The singular most important factor militating against the rise of Nigerian youths in the society is their lack of a reading culture. Most of Nigeria’s young population prefer to spend their money on vanities and inanities; clothes, phones, shoes, parties, cars e.t.c instead of building their intellect which has the capacity to deliver everlasting prosperity to them. How can a young man be dreaming of becoming the governor of a state when he doesn’t know the name of the first governor of that state?
The way forward for Nigerian youths is to quit the blame game and embrace entrepreneurship. By entrepreneurship, i do not necessarily imply the creation and ownership of business enterprises though that is also a part of it; rather i am talking about the employment of their divine deposits, gifts, talents and abilities in order to make a living rather than total dependence on the government for the creation of white-collar or blue-collar jobs as the case may be. This will also imbue them with positive virtues like faith, hope, courage, creativity e.t.c and eliminate the fear of the unknown since they now know that their destiny is in nobody’s hands but theirs.
Our youths should endeavour to abandon religion for spirituality. Instead of a rigid adherence to denominationalism and church dogma, they should embrace logic and reason while also adding to it positive spiritual values like truth, honesty, integrity, hard work, thrift, excellence e.t.c as they go about their day-to-day activities and in their worship of God.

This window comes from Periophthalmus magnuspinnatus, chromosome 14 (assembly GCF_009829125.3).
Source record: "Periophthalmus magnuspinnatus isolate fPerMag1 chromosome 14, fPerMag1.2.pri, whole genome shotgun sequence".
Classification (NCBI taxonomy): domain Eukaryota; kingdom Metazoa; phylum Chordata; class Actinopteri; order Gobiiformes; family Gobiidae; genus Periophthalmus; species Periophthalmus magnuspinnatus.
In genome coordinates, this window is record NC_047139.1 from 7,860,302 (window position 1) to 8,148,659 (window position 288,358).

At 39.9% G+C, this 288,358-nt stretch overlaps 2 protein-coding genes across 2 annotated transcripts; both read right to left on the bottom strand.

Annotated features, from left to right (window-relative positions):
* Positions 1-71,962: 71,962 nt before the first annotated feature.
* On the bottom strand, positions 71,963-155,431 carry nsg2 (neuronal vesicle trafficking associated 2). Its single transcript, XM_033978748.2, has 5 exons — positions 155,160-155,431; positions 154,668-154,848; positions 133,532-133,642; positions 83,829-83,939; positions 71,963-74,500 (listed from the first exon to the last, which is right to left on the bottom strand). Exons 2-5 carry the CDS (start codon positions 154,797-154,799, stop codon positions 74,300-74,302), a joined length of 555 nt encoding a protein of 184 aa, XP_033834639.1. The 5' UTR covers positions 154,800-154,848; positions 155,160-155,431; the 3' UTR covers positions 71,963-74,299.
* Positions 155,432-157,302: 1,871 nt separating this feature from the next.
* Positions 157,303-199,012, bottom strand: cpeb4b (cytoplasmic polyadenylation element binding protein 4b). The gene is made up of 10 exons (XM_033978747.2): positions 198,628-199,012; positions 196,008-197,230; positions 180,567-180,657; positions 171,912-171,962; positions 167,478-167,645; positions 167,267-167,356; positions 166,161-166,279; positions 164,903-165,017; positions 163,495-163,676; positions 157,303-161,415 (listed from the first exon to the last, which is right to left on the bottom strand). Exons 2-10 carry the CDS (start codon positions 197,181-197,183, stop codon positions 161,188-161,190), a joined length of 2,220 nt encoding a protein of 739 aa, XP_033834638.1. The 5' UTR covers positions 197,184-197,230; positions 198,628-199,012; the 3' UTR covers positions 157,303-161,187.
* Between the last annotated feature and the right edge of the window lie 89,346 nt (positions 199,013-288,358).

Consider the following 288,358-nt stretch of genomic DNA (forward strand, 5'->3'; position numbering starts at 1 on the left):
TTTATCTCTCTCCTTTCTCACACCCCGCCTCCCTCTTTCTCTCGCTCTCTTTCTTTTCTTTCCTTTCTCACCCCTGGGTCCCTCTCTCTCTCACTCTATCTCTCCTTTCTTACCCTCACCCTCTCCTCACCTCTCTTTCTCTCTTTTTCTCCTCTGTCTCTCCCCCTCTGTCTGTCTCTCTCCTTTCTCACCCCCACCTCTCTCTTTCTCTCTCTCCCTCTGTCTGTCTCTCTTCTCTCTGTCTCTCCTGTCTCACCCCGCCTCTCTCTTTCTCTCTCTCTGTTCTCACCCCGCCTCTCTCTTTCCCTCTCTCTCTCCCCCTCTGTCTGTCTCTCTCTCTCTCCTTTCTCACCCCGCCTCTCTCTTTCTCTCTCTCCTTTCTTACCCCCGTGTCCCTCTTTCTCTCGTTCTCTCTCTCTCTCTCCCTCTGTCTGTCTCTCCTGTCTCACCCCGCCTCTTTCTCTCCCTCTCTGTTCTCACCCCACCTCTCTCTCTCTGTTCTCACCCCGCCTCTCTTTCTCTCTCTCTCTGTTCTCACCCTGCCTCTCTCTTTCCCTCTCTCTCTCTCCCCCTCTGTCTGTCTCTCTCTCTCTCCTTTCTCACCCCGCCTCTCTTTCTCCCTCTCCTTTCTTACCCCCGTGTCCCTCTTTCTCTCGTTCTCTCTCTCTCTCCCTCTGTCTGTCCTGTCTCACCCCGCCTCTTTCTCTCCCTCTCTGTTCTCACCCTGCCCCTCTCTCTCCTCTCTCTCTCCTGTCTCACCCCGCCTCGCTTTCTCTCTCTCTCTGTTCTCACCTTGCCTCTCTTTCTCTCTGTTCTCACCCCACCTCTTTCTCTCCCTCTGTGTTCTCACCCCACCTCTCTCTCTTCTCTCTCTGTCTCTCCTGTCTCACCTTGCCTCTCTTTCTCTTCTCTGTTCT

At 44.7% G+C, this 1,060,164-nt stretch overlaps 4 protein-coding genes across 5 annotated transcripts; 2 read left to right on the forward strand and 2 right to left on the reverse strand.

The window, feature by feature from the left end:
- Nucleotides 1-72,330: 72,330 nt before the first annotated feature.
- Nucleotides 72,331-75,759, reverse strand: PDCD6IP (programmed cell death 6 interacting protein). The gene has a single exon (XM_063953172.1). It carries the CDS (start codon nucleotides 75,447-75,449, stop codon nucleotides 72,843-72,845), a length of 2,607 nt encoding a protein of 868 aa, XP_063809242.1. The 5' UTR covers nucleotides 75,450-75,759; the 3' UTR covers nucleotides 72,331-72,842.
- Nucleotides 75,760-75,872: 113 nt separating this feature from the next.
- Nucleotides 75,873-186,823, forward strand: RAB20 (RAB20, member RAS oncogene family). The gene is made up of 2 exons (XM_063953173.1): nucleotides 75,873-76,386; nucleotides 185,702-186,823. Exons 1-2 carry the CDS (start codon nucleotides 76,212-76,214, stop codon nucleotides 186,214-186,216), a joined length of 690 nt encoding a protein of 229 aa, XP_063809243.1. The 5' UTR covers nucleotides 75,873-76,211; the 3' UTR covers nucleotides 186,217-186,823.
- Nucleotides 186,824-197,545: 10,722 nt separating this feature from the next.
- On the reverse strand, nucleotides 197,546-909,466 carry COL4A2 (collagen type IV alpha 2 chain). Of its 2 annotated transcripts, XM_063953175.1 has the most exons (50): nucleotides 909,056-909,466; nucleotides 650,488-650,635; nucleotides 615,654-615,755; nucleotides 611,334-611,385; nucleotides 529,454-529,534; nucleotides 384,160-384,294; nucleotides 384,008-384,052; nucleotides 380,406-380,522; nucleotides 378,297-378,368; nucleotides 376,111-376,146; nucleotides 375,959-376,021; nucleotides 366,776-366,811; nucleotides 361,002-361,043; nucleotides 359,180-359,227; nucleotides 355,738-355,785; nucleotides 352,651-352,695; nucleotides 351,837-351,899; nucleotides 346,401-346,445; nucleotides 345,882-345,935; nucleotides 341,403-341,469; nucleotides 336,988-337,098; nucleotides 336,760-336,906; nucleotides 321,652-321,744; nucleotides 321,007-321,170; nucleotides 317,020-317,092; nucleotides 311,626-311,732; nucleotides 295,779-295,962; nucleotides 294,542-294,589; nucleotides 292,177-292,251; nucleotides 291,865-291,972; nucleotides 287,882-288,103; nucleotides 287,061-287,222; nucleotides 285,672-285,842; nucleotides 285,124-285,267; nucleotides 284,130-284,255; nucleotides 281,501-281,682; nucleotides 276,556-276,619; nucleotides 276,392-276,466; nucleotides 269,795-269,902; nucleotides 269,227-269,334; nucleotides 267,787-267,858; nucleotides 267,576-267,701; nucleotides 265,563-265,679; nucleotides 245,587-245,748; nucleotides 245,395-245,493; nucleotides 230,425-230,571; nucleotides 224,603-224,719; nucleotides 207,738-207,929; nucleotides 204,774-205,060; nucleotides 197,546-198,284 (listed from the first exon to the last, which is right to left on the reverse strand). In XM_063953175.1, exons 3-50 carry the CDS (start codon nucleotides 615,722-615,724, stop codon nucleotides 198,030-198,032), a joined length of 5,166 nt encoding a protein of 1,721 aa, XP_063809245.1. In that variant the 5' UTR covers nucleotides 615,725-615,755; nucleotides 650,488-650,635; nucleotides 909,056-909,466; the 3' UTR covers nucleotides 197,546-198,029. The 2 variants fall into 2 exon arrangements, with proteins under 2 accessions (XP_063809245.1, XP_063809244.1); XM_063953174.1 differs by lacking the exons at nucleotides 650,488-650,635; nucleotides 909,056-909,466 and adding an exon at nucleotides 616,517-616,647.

Finally, let the youths embrace the reading culture. A popular adage says “Readers are Leaders”. We can also turn it the other way round by saying “Leaders are Readers”. The bottom line is that if you want to lead then you must read. Reading avails you the opportunity of knowing your rights, duties and obligations as a citizen. It also infuses courage into you to challenge the status quo. Ignorance is an enemy of progress. Our youths must go beyond ranting on social media about unpopular government policies, to writing opinion articles in national dailies, writing open letters to political office holders, writing to their representatives in the national and state houses of assemblies and writing to any ministry, department or agency of government that fails to do it’s duties in accordance with the law of the land. They should also learn how to engage in peaceful protests against unpopular government policies no matter how small their numbers may be. Let them join political parties and become active in the political process by standing for elective positions both within the party and for public positions. They should also register and come out to vote on election day instead of sitting at home watching MTV Base on cable television. Power is not given to anybody free of charge rather it is taken by non-violent force. Pardon my use of oxymoron. Let the youths rise and fulfill their manifest destiny. Nigeria awaits your rising.